Dinitrogen trioxide
Dinitrogen trioxide resonance hybrid
Dinitrogen trioxide is blue
IUPAC name
Other names
  • Nitrous anhydride
  • Nitrogen sesquioxide
3D model (JSmol)
ECHA InfoCard 100.031.013 Edit this at Wikidata
EC Number
  • 234-128-5
UN number 2421
  • InChI=1S/N2O3/c3-1-2(4)5 checkY
  • InChI=1/N2O3/c3-1-2(4)5
  • [O-][N+](=O)N=O
Molar mass 76.011 g·mol−1
Appearance Deep blue liquid
  • 1.447 g/cm3, liquid
  • 1.783 g/cm3, gas
Melting point −100.7[2] °C (−149.3 °F; 172.5 K)
Boiling point 3.5 °C (38.3 °F; 276.6 K) (dissociates[2])
reacts to form nitrous acid
Solubility soluble in ether
−16.0·10−6 cm3/mol
planar, Cs
2.122 D
65.3 J/(mol·K)
314.63 J/(mol·K)
91.20 kJ/mol
GHS labelling:[3]
GHS03: OxidizingGHS04: Compressed GasGHS05: CorrosiveGHS06: Toxic
H270, H280, H310, H310+H330, H314, H330
P220, P244, P260, P262, P264, P270, P271, P280, P284, P301+P330+P331, P302+P350, P303+P361+P353, P304+P340, P305+P351+P338, P310, P320, P321, P322, P361, P363, P370+P376, P403, P403+P233, P405, P410+P403, P501
NFPA 704 (fire diamond)
Flash point Non-flammable
Related compounds
Related compounds
Except where otherwise noted, data are given for materials in their standard state (at 25 °C [77 °F], 100 kPa).
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Dinitrogen trioxide (also known as nitrous anhydride) is the inorganic compound with the formula N2O3. It is a nitrogen oxide. It forms upon mixing equal parts of nitric oxide and nitrogen dioxide and cooling the mixture below −21 °C (−6 °F):[4]


Dinitrogen trioxide is only isolable at low temperatures, i.e. in the liquid and solid phases. In liquid and solid states, it has a deep blue color.[2] At higher temperatures the equilibrium favors the constituent gases, with KD = 193 kPa (25 °C).[5][clarification needed]

This compound is sometimes called "nitrogen trioxide", but this name properly refers to another compound, the (uncharged) nitrate radical •NO3.

Structure and bonding

Dinitrogen trioxide molecule contains an N–N bond. One of the numerous resonant structures of the molecule of dinitrogen trioxide is O=N−NO2, which can be described as a nitroso group −N=O attached to a nitro group −NO2 by a single bond between the two nitrogen atoms. This isomer is considered as the "anhydride" of the unstable nitrous acid (HNO2), and produces it when mixed with water, although an alternative structure might be anticipated for the true anhydride of nitrous acid, i.e. O=N−O−N=O. This isomer can be produced from the reaction of tetrabutylammonium nitrite and triflic anhydride in dichloromethane solution at -30°C.[6]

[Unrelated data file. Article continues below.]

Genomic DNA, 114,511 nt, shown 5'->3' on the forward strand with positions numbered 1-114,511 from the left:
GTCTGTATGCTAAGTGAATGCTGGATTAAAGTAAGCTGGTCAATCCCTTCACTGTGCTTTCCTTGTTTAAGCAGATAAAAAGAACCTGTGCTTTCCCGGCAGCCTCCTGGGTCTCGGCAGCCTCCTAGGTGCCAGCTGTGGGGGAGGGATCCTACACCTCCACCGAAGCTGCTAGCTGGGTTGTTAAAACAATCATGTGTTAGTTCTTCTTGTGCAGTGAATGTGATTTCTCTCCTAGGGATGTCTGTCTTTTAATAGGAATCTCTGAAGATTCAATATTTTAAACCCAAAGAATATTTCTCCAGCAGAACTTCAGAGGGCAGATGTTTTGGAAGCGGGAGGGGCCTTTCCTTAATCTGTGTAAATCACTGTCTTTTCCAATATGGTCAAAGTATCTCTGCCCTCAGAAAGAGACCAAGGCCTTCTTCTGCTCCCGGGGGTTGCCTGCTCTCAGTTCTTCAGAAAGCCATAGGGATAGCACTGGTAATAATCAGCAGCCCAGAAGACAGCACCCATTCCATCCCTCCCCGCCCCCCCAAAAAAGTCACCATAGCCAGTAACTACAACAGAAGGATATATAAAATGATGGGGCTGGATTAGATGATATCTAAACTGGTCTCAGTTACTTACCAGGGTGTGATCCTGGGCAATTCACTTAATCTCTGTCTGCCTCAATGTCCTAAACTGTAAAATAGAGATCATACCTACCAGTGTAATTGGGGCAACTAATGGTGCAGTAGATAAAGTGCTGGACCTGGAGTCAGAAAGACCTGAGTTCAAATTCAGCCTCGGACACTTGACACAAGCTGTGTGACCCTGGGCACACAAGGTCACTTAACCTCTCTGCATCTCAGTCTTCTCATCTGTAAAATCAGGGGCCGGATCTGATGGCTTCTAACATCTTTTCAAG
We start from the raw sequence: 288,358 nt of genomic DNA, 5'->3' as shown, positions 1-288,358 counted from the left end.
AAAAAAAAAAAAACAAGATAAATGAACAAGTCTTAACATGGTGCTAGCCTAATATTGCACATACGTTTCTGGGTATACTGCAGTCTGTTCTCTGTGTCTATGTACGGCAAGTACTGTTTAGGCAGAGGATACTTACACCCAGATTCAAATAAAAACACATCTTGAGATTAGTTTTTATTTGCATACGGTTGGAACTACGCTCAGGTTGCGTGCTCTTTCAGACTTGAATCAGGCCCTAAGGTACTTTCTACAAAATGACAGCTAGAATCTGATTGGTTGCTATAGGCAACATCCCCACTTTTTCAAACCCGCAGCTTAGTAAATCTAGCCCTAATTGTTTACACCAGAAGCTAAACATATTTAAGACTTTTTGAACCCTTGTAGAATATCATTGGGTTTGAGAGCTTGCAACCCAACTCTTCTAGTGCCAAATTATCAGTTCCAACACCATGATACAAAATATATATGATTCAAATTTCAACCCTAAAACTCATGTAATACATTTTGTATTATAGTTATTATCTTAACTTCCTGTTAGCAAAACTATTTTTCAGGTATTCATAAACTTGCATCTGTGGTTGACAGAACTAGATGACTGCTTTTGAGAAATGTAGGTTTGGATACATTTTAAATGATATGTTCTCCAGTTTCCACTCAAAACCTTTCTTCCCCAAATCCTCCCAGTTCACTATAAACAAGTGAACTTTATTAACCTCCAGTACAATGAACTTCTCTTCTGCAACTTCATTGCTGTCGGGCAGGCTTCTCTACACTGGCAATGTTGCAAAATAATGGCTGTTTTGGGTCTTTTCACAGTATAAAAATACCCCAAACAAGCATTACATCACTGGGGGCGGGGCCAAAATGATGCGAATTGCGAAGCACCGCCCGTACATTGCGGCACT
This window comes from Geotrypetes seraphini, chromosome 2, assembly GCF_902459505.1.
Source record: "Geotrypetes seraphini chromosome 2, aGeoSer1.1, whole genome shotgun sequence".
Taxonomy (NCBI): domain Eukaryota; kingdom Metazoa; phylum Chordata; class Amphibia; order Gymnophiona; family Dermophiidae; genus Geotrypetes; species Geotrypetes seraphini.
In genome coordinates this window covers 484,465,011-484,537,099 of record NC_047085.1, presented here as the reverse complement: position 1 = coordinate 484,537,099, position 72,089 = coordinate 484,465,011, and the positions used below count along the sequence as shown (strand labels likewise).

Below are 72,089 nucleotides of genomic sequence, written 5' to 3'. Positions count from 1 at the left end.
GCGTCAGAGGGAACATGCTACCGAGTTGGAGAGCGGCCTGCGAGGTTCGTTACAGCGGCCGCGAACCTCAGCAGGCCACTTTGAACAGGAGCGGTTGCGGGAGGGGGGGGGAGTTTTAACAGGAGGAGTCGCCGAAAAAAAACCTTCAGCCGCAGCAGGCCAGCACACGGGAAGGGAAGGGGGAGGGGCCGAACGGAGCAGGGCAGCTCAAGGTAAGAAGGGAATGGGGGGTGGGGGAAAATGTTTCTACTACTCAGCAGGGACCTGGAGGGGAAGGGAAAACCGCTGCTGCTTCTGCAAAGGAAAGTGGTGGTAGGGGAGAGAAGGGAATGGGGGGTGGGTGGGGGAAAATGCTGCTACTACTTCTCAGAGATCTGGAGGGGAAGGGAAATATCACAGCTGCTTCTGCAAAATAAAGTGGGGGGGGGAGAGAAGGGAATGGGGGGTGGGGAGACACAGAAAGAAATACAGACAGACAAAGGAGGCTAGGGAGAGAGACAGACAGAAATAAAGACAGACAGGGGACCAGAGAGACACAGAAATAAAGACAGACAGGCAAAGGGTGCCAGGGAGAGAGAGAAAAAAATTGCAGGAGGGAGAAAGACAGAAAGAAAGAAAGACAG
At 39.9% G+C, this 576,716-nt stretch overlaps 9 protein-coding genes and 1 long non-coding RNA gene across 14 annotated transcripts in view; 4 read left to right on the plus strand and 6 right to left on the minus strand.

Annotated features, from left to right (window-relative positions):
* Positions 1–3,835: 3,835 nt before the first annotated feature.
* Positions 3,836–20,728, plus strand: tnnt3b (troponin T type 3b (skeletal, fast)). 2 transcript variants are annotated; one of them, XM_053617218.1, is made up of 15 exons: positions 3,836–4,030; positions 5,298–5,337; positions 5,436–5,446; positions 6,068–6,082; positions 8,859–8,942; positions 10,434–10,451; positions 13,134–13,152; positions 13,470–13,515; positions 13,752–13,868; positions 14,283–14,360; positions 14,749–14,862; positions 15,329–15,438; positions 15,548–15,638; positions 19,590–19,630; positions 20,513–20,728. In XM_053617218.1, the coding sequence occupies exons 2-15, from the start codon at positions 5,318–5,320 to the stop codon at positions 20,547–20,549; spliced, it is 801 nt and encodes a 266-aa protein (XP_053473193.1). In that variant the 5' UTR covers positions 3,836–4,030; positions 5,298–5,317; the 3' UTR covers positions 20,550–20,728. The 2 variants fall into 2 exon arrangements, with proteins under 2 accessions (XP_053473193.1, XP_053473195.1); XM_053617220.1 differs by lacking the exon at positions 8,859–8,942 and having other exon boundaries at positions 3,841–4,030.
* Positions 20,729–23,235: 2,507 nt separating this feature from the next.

If the nitrous acid is not then used up quickly, it decomposes into nitric oxide and nitric acid. Nitrite salts are sometimes produced by adding N2O3 to water solutions of bases:

N2O3 + 2 NaOH → 2 NaNO2 + H2O

Typically, N–N bonds are similar in length to that in hydrazine (145 pm). Dinitrogen trioxide, however, has an unusually long N–N bond at 186 pm. Some other nitrogen oxides also possess long N–N bonds, including dinitrogen tetroxide (175 pm). The N2O3 molecule is planar and exhibits Cs symmetry. The dimensions displayed on the picture below come from microwave spectroscopy of low-temperature, gaseous N2O3:[4]

The bond lengths and angles of dinitrogen trioxide.

Similar to nitronium nitrate, this molecule can also co-exist in equilibrium with an ionic gas called nitrosonium nitrite ([NO]+[NO2]) [7]


  1. ^ "Dinitrogen trioxide".
  2. ^ a b c Greenwood, Norman N.; Earnshaw, Alan (1997). Chemistry of the Elements (2nd ed.). Butterworth-Heinemann. p. 444. ISBN 978-0-08-037941-8.
  3. ^ "Dinitrogen trioxide". pubchem.ncbi.nlm.nih.gov. Retrieved 23 December 2021.
  4. ^ a b Greenwood, Norman N.; Earnshaw, Alan (1984). Chemistry of the Elements. Oxford: Pergamon Press. pp. 521–22. ISBN 978-0-08-022057-4.
  5. ^ Holleman, Arnold Frederik; Wiberg, Egon (2001), Wiberg, Nils (ed.), Inorganic Chemistry, translated by Eagleson, Mary; Brewer, William, San Diego/Berlin: Academic Press/De Gruyter, ISBN 0-12-352651-5
  6. ^ Reddy, G. Sudhakar; Suh, Elijah J.; Corey, E. J. (2022-06-17). "Nitrosyl Triflate and Nitrous Anhydride, Same Mode of Generation, but Very Different Reaction Pathways. Direct Synthesis of 1,2-Oxazetes, Nitroso or Bisoxazo Compounds from Olefins". Organic Letters. 24 (23): 4202–4206. doi:10.1021/acs.orglett.2c01466. ISSN 1523-7052. PMID 35653176.
  7. ^ Zakharov, I. I.; Zakharova, O. I. (2009-04-01). "Nitrosonium nitrite isomer of N2O3: Quantum-chemical data". Journal of Structural Chemistry. 50 (2): 212–218. doi:10.1007/s10947-009-0031-1. ISSN 1573-8779.